OKLAHOMA'S JUDICIAL SYSTEM
by Steve Fair
How are Oklahoma’s appellate court judges and justices appointed?
All judges and justices on the three courts of last resort in Oklahoma are appointed by the Governor of Oklahoma. But they must first go through a ‘nominating’ process conducted by the Oklahoma Judicial Nominating Commission. The commission submits three candidates to the governor, who must select from the three. After nomination by the governor, they must be confirmed by the State Senate.
Who is on the Judicial Nominating Commission?
There are 15 members- six appointed by the governor (must not be lawyers or have lawyers in their family). No more than three of the governor’s appointments can be people with the same political party affiliation. The Oklahoma Bar Association appoints six members (a lawyer from each Congressional district). There is one appointment by the Speaker of the Oklahoma House and one by the Oklahoma Senate President Pro Tempore (cannot be a lawyer)and the last member selected by the other 14 members. Commission members serve 6 year terms. The Chairman of the Commission is elected by the membership and serves a one year term. Commission members cannot be an official within a political party or an elected official during their term and for five years after their term ends. They are not paid, but are reimbursed for travel expenses.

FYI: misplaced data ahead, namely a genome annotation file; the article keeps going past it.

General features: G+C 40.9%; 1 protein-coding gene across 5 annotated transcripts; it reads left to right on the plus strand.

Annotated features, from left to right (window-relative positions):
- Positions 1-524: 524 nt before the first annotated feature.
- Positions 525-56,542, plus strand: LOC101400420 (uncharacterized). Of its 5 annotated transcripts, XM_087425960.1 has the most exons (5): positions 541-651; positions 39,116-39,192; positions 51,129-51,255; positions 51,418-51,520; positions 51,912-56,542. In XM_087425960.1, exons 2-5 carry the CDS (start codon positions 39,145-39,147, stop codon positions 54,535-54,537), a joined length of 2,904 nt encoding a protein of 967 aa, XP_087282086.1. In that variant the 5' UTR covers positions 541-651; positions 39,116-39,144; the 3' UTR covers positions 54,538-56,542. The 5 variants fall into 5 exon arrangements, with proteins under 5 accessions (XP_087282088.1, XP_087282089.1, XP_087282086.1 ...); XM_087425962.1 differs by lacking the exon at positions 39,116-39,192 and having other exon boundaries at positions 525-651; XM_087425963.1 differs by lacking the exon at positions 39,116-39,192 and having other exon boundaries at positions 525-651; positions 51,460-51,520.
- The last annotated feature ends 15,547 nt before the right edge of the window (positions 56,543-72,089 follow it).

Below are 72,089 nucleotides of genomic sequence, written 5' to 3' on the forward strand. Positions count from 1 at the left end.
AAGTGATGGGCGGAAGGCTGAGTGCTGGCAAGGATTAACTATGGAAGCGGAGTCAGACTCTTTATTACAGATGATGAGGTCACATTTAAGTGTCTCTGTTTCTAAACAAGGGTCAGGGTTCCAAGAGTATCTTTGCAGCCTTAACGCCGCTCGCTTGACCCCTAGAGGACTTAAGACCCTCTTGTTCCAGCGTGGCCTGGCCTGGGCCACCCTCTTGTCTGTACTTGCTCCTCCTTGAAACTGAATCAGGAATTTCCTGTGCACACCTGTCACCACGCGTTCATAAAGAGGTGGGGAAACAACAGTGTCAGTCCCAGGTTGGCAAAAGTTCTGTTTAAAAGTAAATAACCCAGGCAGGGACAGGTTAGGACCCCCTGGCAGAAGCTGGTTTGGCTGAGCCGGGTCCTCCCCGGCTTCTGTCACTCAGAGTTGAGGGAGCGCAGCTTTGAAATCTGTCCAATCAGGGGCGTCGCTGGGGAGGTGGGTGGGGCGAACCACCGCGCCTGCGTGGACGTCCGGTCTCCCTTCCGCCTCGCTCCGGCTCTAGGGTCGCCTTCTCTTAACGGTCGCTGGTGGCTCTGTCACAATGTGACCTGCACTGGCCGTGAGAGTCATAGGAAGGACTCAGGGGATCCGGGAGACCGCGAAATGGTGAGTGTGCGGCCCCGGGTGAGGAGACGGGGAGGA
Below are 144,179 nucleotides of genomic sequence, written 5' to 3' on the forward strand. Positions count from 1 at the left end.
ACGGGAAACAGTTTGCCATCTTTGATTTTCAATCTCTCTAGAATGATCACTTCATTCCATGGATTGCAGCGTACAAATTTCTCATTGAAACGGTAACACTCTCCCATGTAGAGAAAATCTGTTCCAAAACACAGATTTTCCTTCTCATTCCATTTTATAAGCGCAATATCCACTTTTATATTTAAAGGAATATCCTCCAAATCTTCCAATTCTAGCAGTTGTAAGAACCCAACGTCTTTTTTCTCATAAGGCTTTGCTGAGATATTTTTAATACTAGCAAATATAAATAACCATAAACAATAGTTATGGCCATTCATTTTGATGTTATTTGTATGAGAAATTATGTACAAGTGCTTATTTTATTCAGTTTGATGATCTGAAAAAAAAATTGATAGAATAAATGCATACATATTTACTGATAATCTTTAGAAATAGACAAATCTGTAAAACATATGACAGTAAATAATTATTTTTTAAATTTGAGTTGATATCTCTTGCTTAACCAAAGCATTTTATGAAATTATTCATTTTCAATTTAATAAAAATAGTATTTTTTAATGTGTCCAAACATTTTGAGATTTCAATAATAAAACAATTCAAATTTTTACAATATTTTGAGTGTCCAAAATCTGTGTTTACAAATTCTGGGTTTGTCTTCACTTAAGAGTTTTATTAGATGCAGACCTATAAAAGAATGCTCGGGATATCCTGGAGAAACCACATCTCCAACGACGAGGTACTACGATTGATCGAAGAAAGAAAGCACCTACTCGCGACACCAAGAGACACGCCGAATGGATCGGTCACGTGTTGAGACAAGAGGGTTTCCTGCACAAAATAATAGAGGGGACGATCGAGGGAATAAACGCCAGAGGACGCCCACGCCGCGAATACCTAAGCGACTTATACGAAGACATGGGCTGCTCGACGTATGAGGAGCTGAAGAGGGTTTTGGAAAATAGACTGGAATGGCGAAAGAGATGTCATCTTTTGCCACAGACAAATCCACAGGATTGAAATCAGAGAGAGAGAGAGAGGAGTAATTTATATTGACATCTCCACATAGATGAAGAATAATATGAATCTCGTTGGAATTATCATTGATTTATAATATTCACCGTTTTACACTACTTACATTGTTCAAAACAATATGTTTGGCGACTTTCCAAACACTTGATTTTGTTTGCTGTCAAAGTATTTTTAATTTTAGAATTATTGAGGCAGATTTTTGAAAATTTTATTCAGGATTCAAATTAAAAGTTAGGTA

Where do you find information on the judges/justices?
It is very difficult to find information on the judges and their ideology. Two of the courts of last resort have websites where they publish their decisions. The Oklahoma Supreme Court website is: https://www.oscn.net/schome/ The Oklahoma Court of Criminal appeals website is: http://www.okcca.net/ The Oklahoma Court of Civil decisions can be viewed at Justia. That website is: https://law.justia.com/cases/oklahoma/court-of-appeals-civil/ Their political affiliation is not public information. The judicial conduct code prevents the judges/justices from campaigning, which limits voter information on their individual ideology/values/philosophy.
How many judges/justices are up for retention in November?
There are eleven up for retention. Four on the Supreme Court, five on the Court of Civil Appeals, and two on the Court of Criminal Appeals.
Has a judge/justice ever not been retained?
No, since Oklahoma began judicial retention, no judge/justice has not been retained.